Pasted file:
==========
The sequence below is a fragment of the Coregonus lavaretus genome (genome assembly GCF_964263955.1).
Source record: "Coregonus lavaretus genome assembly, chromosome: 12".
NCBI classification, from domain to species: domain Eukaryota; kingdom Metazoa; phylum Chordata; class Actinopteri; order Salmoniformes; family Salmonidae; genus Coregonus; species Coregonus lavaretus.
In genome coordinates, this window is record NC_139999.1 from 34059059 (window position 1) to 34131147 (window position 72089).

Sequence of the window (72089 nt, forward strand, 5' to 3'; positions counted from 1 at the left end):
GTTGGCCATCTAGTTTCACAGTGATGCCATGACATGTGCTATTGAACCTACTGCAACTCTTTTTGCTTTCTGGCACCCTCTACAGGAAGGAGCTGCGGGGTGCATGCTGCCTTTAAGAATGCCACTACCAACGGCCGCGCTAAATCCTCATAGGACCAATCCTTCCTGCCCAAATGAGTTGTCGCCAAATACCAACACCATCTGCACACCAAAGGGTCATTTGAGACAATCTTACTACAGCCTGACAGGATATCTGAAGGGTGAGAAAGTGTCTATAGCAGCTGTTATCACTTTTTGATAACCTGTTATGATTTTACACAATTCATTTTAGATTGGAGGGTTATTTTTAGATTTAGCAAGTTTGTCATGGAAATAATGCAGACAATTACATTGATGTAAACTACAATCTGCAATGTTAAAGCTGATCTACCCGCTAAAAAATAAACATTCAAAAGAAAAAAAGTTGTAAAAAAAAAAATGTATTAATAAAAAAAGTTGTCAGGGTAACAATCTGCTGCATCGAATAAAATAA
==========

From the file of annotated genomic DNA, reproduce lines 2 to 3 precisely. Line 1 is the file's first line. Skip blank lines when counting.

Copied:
Source record: "Coregonus lavaretus genome assembly, chromosome: 12".
NCBI classification, from domain to species: domain Eukaryota; kingdom Metazoa; phylum Chordata; class Actinopteri; order Salmoniformes; family Salmonidae; genus Coregonus; species Coregonus lavaretus.